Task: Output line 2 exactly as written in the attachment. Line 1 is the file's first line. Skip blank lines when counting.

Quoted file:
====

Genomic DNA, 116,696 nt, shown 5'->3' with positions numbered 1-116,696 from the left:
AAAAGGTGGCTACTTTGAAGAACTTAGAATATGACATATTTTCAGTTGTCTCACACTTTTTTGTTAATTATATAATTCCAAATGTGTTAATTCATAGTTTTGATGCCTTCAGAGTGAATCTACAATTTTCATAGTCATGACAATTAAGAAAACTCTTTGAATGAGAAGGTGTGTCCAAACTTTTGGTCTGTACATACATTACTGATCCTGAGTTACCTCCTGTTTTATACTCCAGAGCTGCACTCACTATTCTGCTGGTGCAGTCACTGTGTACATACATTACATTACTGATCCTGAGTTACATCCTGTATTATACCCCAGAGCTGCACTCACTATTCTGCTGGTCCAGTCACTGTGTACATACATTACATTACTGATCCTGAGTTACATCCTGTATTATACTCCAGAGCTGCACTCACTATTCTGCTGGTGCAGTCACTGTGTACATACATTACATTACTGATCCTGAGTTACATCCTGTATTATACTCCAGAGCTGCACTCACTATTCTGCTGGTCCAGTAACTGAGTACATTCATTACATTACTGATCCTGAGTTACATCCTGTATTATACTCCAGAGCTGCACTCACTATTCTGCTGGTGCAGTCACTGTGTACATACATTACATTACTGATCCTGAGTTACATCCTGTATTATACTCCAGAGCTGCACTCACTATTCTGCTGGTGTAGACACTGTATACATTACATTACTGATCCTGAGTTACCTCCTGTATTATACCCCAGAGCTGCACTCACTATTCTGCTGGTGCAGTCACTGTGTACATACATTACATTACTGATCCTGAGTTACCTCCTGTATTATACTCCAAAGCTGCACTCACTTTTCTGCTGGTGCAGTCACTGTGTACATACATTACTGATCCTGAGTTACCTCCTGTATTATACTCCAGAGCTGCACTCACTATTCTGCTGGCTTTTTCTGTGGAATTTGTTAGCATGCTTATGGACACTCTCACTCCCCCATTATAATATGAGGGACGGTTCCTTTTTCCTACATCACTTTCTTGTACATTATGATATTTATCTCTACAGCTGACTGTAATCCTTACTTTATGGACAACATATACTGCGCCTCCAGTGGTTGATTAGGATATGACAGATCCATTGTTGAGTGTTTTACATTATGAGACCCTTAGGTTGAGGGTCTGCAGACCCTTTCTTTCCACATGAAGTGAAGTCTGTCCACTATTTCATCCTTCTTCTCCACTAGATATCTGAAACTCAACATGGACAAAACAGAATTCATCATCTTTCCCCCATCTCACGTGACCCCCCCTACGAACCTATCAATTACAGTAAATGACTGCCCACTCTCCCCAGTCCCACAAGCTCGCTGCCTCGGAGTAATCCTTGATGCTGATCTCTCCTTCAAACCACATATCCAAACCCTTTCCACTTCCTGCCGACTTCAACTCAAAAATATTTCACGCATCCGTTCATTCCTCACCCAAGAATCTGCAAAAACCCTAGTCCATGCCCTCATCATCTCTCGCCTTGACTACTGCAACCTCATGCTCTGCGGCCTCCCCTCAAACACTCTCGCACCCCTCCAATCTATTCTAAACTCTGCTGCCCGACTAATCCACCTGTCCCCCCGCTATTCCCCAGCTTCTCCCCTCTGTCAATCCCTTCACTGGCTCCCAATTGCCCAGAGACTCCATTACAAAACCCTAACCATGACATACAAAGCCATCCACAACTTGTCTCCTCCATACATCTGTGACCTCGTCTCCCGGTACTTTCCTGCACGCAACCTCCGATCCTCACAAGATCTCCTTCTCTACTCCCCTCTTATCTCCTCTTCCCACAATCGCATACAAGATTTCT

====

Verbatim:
AAAAGGTGGCTACTTTGAAGAACTTAGAATATGACATATTTTCAGTTGTCTCACACTTTTTTGTTAATTATATAATTCCAAATGTGTTAATTCATAGTTTTGATGCCTTCAGAGTGAATCTACAATTTTCATAGTCATGACAATTAAGAAAACTCTTTGAATGAGAAGGTGTGTCCAAACTTTTGGTCTGTACATACATTACTGATCCTGAGTTACCTCCTGTTTTATACTCCAGAGCTGCACTCACTATTCTGCTGGTGCAGTCACTGTGTACATACATTACATTACTGATCCTGAGTTACATCCTGTATTATACCCCAGAGCTGCACTCACTATTCTGCTGGTCCAGTCACTGTGTACATACATTACATTACTGATCCTGAGTTACATCCTGTATTATACTCCAGAGCTGCACTCACTATTCTGCTGGTGCAGTCACTGTGTACATACATTACATTACTGATCCTGAGTTACATCCTGTATTATACTCCAGAGCTGCACTCACTATTCTGCTGGTCCAGTAACTGAGTACATTCATTACATTACTGATCCTGAGTTACATCCTGTATTATACTCCAGAGCTGCACTCACTATTCTGCTGGTGCAGTCACTGTGTACATACATTACATTACTGATCCTGAGTTACATCCTGTATTATACTCCAGAGCTGCACTCACTATTCTGCTGGTGTAGACACTGTATACATTACATTACTGATCCTGAGTTACCTCCTGTATTATACCCCAGAGCTGCACTCACTATTCTGCTGGTGCAGTCACTGTGTACATACATTACATTACTGATCCTGAGTTACCTCCTGTATTATACTCCAAAGCTGCACTCACTTTTCTGCTGGTGCAGTCACTGTGTACATACATTACTGATCCTGAGTTACCTCCTGTATTATACTCCAGAGCTGCACTCACTATTCTGCTGGCTTTTTCTGTGGAATTTGTTAGCATGCTTATGGACACTCTCACTCCCCCATTATAATATGAGGGACGGTTCCTTTTTCCTACATCACTTTCTTGTACATTATGATATTTATCTCTACAGCTGACTGTAATCCTTACTTTATGGACAACATATACTGCGCCTCCAGTGGTTGATTAGGATATGACAGATCCATTGTTGAGTGTTTTACATTATGAGACCCTTAGGTTGAGGGTCTGCAGACCCTTTCTTTCCACATGAAGTGAAGTCTGTCCACTATTTCATCCTTCTTCTCCACTAGATATCTGAAACTCAACATGGACAAAACAGAATTCATCATCTTTCCCCCATCTCACGTGACCCCCCCTACGAACCTATCAATTACAGTAAATGACTGCCCACTCTCCCCAGTCCCACAAGCTCGCTGCCTCGGAGTAATCCTTGATGCTGATCTCTCCTTCAAACCACATATCCAAACCCTTTCCACTTCCTGCCGACTTCAACTCAAAAATATTTCACGCATCCGTTCATTCCTCACCCAAGAATCTGCAAAAACCCTAGTCCATGCCCTCATCATCTCTCGCCTTGACTACTGCAACCTCATGCTCTGCGGCCTCCCCTCAAACACTCTCGCACCCCTCCAATCTATTCTAAACTCTGCTGCCCGACTAATCCACCTGTCCCCCCGCTATTCCCCAGCTTCTCCCCTCTGTCAATCCCTTCACTGGCTCCCAATTGCCCAGAGACTCCATTACAAAACCCTAACCATGACATACAAAGCCATCCACAACTTGTCTCCTCCATACATCTGTGACCTCGTCTCCCGGTACTTTCCTGCACGCAACCTCCGATCCTCACAAGATCTCCTTCTCTACTCCCCTCTTATCTCCTCTTCCCACAATCGCATACAAGATTTCT